The story behind Sriracha
With a distinctive bottle and taste, Sriracha has gone from an unpronounceable challenge to a staple sauce for many Americans. In the U.S. alone, $60 million worth of the sauce was sold last year alone.
But it wasn’t always such a prevalent item on store shelves. David Tran, the man responsible for popularizing the hot sauce, had a long journey beforehand:
When North Vietnam’s communists took power in South Vietnam, Tran, a major in the South Vietnamese army, fled with his family to the U.S. After settling in Los Angeles, Tran couldn’t find a job — or a hot sauce to his liking.
So he made his own by hand in a bucket, bottled it and drove it to customers in a van. He named his company Huy Fong Foods after the Taiwanese freighter that carried him out of Vietnam.
Read more via our profile of Tran, and his beloved hot sauce.
Photos: Gina Ferazzi, Kirk McKoy / Los Angeles Times
Looking back at the origins of kung-fu films
The latest installment of Movies Now’s looks back at classic Hollywood examines the sudden surge of kung-fu flicks that followed after Bruce Lee’s classic “Enter the Dragon” in 1973.
From Stephen Chin, who donated his huge collection of kung-fu posters to the Academy of Motion Picture Arts and Sciences:
“There was an intensity, realism, dynamism and energy to this stuff that no one had ever seen before.”
And, of course, the posters for even the lesser-known kung-fu films are still fantastic.
Photos: Academy of Motion Picture Arts and Sciences, Stephen Chin collection, Bruce Lee Enterprises
Artist mourns loss of her work on African lesbians: Burglars stole hard drives that held an archive of five years’ worth of images celebrating the community.
It was a most unusual burglary. Thieves got in through the bathroom window and walked past the flat-screen TV, DVD player, expensive camera and a couple of brand-new cellphones. Instead, they took 20 external hard drives and some digital camera memory cards.
It didn’t make sense to Zanele Muholi, an art photographer and activist, the victim of the April theft.
Something cold shifted inside her. Could this be another hate crime against lesbians?
The stolen hard drives, all hidden in different locations around her apartment, were the archive of five years of Muholi’s extraordinary work photographing marginalized lesbians in many African countries.
Photo: South African photographer Zanele Muholi’s portraits of Thobeka Mavundla, left, and Vuyelwa Makubetse are among the works featured at the Documenta festival in Kassel, Germany. Credit: Zanele Muholi
To find out how you can help Zanele Muholi by contributing towards replacing her equipment and rebuilding her archives, click here.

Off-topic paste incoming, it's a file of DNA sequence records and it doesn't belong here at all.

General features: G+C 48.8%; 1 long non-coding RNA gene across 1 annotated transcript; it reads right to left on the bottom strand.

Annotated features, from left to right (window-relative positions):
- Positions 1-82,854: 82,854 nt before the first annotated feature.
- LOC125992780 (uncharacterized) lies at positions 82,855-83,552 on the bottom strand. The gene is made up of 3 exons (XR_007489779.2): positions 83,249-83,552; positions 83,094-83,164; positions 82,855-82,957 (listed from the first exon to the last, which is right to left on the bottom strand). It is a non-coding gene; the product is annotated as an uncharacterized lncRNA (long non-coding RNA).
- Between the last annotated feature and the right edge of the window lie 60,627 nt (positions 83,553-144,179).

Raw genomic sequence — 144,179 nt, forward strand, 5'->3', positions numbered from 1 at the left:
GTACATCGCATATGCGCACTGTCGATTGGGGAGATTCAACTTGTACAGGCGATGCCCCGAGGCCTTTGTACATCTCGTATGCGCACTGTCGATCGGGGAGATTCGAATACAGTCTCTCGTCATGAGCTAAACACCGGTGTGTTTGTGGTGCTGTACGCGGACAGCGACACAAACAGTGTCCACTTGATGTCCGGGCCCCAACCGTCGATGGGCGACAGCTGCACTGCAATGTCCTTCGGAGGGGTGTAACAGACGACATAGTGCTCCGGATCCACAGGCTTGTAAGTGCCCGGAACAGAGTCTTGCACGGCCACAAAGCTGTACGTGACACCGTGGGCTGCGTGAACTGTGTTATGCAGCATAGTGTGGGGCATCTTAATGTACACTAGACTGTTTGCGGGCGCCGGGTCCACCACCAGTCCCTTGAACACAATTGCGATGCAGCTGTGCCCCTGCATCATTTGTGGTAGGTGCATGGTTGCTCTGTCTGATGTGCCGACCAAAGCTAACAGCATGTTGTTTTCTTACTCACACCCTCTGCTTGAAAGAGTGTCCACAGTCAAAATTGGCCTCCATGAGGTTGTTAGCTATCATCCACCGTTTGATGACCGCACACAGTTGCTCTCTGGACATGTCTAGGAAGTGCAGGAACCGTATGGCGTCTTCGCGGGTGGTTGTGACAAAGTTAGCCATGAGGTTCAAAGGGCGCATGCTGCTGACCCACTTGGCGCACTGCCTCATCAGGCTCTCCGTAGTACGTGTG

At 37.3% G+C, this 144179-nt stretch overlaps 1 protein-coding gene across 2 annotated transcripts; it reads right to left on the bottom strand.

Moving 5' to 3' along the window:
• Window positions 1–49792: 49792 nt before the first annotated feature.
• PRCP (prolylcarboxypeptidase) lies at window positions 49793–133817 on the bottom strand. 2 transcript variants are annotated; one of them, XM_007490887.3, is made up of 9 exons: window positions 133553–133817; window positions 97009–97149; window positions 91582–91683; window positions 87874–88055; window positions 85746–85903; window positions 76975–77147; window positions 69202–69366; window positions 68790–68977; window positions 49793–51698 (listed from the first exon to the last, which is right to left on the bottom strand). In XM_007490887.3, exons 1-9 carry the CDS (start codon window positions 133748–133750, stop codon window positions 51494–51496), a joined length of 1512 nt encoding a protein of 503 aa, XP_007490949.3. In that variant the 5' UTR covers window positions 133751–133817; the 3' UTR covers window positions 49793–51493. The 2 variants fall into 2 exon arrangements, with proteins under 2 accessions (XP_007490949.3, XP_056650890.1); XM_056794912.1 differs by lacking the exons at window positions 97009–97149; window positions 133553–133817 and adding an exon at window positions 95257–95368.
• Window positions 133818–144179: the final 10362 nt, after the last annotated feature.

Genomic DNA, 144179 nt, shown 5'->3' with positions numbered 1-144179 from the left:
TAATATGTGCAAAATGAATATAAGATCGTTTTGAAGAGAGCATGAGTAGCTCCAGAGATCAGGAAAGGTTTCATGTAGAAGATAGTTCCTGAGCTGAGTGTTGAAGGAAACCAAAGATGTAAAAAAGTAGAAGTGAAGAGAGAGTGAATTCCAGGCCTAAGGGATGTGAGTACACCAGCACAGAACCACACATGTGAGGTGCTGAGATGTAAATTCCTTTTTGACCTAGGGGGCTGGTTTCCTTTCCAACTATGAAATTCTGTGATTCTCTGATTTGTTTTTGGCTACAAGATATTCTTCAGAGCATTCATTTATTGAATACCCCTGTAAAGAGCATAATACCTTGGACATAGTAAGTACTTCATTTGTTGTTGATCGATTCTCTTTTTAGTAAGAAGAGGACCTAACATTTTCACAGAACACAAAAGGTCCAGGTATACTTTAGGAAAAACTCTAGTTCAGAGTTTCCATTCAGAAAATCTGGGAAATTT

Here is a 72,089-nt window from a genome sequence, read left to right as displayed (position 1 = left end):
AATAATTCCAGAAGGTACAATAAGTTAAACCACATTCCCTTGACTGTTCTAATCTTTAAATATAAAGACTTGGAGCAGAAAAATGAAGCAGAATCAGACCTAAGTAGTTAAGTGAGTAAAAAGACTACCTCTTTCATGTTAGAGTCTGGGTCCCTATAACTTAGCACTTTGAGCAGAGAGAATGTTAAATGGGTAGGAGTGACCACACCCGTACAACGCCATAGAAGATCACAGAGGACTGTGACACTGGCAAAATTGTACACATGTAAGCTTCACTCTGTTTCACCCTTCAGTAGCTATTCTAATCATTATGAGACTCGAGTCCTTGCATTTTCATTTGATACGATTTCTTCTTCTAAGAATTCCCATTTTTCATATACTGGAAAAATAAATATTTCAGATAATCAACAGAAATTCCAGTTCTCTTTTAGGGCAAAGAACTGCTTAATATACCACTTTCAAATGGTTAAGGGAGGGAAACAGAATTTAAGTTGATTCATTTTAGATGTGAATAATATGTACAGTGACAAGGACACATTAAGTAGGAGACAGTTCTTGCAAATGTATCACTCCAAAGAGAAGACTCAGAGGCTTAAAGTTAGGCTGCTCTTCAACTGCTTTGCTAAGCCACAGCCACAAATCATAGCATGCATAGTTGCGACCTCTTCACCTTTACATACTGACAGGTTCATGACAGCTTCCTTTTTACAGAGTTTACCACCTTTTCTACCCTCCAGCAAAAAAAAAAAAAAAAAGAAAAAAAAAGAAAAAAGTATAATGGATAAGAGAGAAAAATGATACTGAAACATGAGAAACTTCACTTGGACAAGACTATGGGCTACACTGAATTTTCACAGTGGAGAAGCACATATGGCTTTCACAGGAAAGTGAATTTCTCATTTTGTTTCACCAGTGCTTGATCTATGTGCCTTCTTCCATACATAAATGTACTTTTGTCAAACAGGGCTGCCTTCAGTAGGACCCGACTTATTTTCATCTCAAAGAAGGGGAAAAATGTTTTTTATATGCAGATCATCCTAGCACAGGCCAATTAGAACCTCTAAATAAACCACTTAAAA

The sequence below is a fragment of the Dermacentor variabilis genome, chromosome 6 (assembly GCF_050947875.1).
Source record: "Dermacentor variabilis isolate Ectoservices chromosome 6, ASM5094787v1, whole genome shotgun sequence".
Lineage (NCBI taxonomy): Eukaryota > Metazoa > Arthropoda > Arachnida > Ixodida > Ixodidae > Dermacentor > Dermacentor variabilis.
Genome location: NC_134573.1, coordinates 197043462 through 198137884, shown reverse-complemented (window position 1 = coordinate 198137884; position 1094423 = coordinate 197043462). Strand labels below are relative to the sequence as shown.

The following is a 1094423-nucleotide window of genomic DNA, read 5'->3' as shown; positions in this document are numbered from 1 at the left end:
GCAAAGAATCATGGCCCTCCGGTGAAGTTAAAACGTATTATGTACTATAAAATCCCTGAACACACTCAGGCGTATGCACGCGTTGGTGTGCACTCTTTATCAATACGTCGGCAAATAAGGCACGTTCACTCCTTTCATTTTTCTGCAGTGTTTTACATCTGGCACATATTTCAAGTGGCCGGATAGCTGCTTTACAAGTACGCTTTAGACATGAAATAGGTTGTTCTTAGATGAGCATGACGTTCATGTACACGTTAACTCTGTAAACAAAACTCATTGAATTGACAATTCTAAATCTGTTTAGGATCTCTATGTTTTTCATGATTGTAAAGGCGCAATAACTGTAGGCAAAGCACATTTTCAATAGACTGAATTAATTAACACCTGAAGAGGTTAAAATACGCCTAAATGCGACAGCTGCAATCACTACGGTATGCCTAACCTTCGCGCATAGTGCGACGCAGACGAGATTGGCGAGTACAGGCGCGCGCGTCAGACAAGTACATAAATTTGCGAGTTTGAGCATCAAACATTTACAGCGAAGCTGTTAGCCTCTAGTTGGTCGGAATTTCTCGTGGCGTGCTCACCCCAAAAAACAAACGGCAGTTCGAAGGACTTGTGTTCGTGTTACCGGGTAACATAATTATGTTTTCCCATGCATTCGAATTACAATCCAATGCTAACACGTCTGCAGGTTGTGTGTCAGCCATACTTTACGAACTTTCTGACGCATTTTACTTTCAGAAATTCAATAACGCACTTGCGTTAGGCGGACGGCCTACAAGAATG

Damn, this is most rank.
Former Black Panther patches together purpose in Africa exile: In America, Pete O’Neal was an angry man, an ex-con who found a kind of religion in 1960s black nationalism. In a Tanzania village, he’s been a champion of children.
Photo: Many of the young orphans gather round to watch, and lend their support, as Pete O’Neal has fresh ink applied to his fading black panther tattoo. credit: Barbara Davidson / Los Angeles Times
Avery Tyler, 12, said she was initially scared of the sprawling tents, but her perspective quickly changed.
“People care so much about this, they come down here and stay here,” she said. “One guy was talking to us and he said we’re all doing this for the future children. That really made me feel proud.”
Photo: Nathaniel “Nat” Stern, 11, who attends the private Sequoyah school in Pasadena, visited Occupy L.A. on Tuesday as part of a field trip to City Hall. Credit: Matt Stevens / Los Angeles Times
Phone apps can let users outsmart the law: There are phone and tablet apps that help you hack text messages, let you stalk co-workers and let you evade police after a night of drinking. Legal experts say the software is free speech protected by the 1st Amendment.
Photo: Eric Fonoimoana, a real estate agent from Hermosa Beach, relies on PhantomAlert, one of the DUI apps banned by the app stores, to ensure a smoother commute. “Sure you can use it for bad purposes,” he said, “but a lot of people just use it to avoid traffic.” Credit: Allen J. Schaben / Los Angeles Times
A kindergarten teacher in Mexico led her class in a singalong during a shootout that occurred outside the school. Daniel Hernandez reports:
In the video, the frightened but determined voice of a schoolteacher is heard as she attempts to maintain calm among a group of kindergartners lying on the floor before her, asking them to join her in a singalong as gunfire shatters the air outside.
I like the fact that this entry is hashtagged with “education” simply because this took place at a school. Good going L.A. Times. :-|
Check out Daniel Hernandez’ personal blog HERE. I’ve been following it for a few months now. He knows what’s up.